The 10 Best Video Projectors

Updated December 25, 2017 by Sheila O'Neill

10 Best Video Projectors
Best High-End
Best Mid-Range
Best Inexpensive
We spent 44 hours on research, videography, and editing, to review the top selections for this wiki. Treat yourself, your family, and your friends to the full cinema experience in the comfort of your own home with one of these stunning video projectors that can deliver an image as big as 300 inches. They work equally well for web content and video games, too. Our list features everything from the highest-quality upscale models to more affordable options for the movie fan on a budget. When users buy our independently chosen editorial picks, we may earn commissions to support our work. Skip to the best video projector on Amazon.

10. Aaxa P300

The Aaxa P300 is an extremely portable option that weighs less than a pound and can fit in the palm of your hand. It's not as bright as the full-size alternatives, but it still offers crisp HD images and can project up to 120 inches.
  • long-lasting led lamp
  • tripod included
  • difficult to focus
Brand AAXA Technologies
Model KP-600-01
Weight 2.5 pounds
Rating 4.2 / 5.0

9. Ragu Z720

If you're looking for a portable option that won't break the bank, the Ragu Z720 is a good choice. It produces a bright, clear picture and is incredibly easy to set up. Plus, it weighs less than three pounds, so it isn't difficult to take it on the go.
  • av and hdmi cables included
  • powerful built-in sound
  • fan can get a bit loud
Brand Ragu
Model Z720
Weight 2.3 pounds
Rating 3.8 / 5.0

8. ViewSonic PA503S

The ViewSonic PA503S combines brilliant colors and a high-quality lamp with the flexibility of choosing a model that meets your resolution needs without overspending. The most inexpensive option is SVGA, while on the higher end you can get WXGA.
  • low power consumption
  • eco mode for extending lamp life
  • no stereo output
Brand ViewSonic
Model PA503S
Weight 7.1 pounds
Rating 4.1 / 5.0

7. Optoma HD27

The Optoma HD27 features MHL connectivity, which makes it easy to pair with any mobile device. Far brighter than the previous HD26, it also has the latest color profiles to project crisp, modern imagery, with a lamp designed to last ten years.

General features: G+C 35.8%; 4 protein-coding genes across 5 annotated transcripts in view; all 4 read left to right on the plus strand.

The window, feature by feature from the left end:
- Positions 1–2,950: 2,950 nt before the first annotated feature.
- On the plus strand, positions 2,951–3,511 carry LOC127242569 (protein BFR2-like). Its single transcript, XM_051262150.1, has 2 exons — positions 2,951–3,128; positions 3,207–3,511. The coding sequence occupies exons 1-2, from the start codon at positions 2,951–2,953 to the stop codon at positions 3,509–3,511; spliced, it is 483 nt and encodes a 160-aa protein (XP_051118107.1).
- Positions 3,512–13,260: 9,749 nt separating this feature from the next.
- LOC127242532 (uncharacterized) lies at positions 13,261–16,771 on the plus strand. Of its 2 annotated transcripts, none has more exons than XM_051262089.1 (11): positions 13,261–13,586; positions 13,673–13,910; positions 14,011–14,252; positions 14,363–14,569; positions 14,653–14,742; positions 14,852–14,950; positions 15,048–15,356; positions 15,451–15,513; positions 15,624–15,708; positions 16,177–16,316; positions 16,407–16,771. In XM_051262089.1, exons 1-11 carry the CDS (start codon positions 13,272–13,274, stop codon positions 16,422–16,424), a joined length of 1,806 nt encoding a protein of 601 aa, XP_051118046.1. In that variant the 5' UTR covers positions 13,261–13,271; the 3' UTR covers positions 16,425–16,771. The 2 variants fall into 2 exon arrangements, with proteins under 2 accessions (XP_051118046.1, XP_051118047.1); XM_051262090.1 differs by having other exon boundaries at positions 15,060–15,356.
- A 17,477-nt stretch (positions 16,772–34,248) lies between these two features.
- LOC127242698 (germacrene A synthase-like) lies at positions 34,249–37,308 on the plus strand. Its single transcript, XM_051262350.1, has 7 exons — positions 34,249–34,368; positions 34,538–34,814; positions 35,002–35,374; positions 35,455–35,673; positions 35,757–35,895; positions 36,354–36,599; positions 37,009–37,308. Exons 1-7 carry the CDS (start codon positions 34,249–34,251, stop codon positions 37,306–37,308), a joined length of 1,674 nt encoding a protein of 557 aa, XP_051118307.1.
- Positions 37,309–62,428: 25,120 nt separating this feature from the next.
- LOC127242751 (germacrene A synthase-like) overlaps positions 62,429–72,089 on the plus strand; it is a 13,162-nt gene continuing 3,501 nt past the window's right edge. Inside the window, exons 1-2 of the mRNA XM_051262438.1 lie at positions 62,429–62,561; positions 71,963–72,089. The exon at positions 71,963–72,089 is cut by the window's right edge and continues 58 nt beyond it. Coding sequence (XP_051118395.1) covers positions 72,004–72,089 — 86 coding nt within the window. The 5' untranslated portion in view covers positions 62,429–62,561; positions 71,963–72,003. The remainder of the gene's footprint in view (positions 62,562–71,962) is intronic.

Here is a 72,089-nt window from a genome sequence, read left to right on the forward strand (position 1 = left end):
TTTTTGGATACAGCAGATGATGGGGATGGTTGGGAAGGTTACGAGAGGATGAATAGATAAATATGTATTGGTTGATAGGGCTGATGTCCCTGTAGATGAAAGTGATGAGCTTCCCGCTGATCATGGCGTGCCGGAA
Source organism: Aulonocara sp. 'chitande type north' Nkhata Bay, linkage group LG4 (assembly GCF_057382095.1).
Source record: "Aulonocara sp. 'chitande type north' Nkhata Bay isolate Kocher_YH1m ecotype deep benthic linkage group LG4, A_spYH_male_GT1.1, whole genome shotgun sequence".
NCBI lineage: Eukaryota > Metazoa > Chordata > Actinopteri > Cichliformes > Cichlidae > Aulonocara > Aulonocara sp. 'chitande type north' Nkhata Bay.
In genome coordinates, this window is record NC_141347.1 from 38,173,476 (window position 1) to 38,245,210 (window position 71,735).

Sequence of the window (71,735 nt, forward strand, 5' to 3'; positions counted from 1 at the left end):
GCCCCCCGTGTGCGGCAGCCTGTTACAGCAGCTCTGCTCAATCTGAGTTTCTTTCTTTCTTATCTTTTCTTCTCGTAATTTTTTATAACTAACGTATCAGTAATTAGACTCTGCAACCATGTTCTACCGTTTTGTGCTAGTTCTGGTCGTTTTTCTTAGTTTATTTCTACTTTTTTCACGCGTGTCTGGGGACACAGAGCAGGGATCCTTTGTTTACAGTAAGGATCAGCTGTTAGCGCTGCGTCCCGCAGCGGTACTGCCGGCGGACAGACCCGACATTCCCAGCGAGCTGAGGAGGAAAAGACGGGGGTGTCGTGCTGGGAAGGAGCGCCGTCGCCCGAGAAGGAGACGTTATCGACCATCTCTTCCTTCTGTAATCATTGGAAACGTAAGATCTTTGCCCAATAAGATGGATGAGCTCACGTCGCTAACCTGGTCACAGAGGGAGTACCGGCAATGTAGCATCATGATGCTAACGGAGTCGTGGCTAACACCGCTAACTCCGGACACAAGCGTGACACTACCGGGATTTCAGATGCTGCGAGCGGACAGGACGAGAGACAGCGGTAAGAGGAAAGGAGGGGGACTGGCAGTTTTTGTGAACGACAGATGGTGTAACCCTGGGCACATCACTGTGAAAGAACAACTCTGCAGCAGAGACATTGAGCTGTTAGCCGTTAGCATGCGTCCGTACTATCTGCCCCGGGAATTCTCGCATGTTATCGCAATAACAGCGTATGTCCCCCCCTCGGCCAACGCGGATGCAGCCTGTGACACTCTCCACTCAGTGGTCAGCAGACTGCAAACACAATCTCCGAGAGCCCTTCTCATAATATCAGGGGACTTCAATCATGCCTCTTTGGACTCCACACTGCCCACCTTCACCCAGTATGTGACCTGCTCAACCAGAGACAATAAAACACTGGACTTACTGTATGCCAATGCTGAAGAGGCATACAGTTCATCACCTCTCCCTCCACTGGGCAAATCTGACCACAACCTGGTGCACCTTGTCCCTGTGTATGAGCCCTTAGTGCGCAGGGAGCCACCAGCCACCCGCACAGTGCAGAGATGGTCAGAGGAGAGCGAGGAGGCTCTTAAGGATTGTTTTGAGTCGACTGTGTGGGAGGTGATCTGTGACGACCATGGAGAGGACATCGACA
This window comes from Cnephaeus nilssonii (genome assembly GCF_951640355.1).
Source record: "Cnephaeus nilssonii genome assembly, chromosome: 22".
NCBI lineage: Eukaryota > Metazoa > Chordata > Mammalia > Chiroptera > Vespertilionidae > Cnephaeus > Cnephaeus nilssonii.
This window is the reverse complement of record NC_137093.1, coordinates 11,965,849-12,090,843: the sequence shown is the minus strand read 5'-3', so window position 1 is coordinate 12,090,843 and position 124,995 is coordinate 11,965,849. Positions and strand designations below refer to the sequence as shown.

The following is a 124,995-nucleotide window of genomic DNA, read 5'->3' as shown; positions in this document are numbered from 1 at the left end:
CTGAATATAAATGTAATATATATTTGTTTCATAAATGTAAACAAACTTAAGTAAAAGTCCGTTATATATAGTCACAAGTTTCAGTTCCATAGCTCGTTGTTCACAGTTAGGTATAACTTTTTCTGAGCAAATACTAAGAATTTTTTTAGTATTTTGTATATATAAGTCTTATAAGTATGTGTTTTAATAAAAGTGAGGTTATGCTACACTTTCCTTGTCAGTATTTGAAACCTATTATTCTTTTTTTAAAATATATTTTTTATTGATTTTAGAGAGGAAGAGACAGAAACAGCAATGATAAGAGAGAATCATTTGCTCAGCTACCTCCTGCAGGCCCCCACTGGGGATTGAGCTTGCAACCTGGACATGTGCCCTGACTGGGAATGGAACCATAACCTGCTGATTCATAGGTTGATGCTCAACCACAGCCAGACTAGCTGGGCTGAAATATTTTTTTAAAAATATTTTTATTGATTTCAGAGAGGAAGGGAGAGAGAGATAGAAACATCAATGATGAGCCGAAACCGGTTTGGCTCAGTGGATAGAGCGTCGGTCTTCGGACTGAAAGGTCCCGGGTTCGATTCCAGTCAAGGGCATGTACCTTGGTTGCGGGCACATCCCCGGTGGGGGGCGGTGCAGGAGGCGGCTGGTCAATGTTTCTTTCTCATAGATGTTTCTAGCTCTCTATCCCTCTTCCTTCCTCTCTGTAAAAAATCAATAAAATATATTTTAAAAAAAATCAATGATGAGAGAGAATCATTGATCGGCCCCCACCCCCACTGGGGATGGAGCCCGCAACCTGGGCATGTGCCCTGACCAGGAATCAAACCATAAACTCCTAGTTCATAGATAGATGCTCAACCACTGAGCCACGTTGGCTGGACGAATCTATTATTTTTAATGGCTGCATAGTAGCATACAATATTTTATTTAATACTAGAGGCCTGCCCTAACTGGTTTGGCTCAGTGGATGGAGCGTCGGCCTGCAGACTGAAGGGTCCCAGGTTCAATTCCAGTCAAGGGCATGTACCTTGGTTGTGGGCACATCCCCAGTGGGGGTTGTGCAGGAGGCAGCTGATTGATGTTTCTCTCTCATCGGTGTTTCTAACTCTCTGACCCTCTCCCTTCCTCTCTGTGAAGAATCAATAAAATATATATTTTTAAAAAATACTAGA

• incredible picture quality
  • quick to set up
  • doesn't work well in bright rooms
Brand Optoma
Model HD27
Weight 6.9 pounds
Rating 4.2 / 5.0

6. Epson Home Cinema 1060

The Epson Home Cinema 1060 creates bright, rich colors and connects with everything from VGA to USB to HDMI-equipped devices. Since this model produces 3,100 lumens of brightness, the picture quality will look just fine in a fully-lit room, or even outdoors.
  • dynamic contrast ratio
  • no rainbow effect
  • built-in speakers aren't great
Brand Epson
Model HC1060
Weight 8 pounds
Rating 4.3 / 5.0

5. Optoma GT1080

Gamers will appreciate the Optoma GT1080 for its lightning-fast response time and bright, vibrant visuals. And since it can create a 100" image from less than four feet away, this model is a great option for people with limited space.
  • srbg display profile
  • long-lasting lamp
  • no picture size adjustments
Brand Optoma
Model GT1080Darbee
Weight 8.4 pounds
Rating 3.9 / 5.0

4. BenQ HT3050

The BenQ HT3050 is a great choice for fans of movies and video games alike. It features zero latency technology for immersive gaming and has two HDMI inputs, so you can hook up your Blu-Ray player and a gaming console at the same time.
  • wide variety of component inputs
  • built-in 20-watt speakers
  • cinematic color reproduction
Brand BenQ
Model HT3050
Weight 11.3 pounds
Rating 3.8 / 5.0

3. Sony VPL-HW45ES

Serious home theater fans should consider the Sony VPL-HW45ES, which features a high-quality 1080p resolution and smooth, fluid action. It uses the same digital projection technology found in movie theaters to deliver a stunning cinematic experience.
  • extremely quiet fan
  • high contrast ratio
  • factory calibrated settings
Brand Sony
Model VPLHW45ES
Weight 25.9 pounds
Rating 4.9 / 5.0

2. Acer H6502BD

The Acer H6502BD offers fantastic picture quality at a reasonable price. It has a native resolution of 1080p and its ambient light sensor can automatically adjust the brightness and color saturation levels to create an ideal viewing experience at any time of day.
  • wall-color compensation
  • dlp projection system
  • built-in wireless hd receiver
Brand Acer
Model H6502BD
Weight 8 pounds
Rating 4.8 / 5.0

1. Epson 5040UB

If you're willing to pay a little extra for top-notch image quality, then you can't go wrong with the Epson 5040UB. It features 4K enhancement technology that brings even the smallest details to life for a truly immersive experience.
  • allows for 3d projection
  • powered lens position memory
  • compatible with hdr content
Brand Epson
Model Home Cinema 5040UB
Weight 31.9 pounds
Rating 4.7 / 5.0

Making An Amazing Media Room

To take your enjoyment of movies, shows, and console video game play up to the next level, you have to have a dedicated space for viewing or playing. A media room allows you to enjoy the content before you without the distractions of other sounds or sights, from clattering in the kitchen to whatever is walking past the windows. When you step into your media room, you can immerse yourself in the film you are about to watch or the world of the game you will play, and you will ultimately enjoy the experience much more.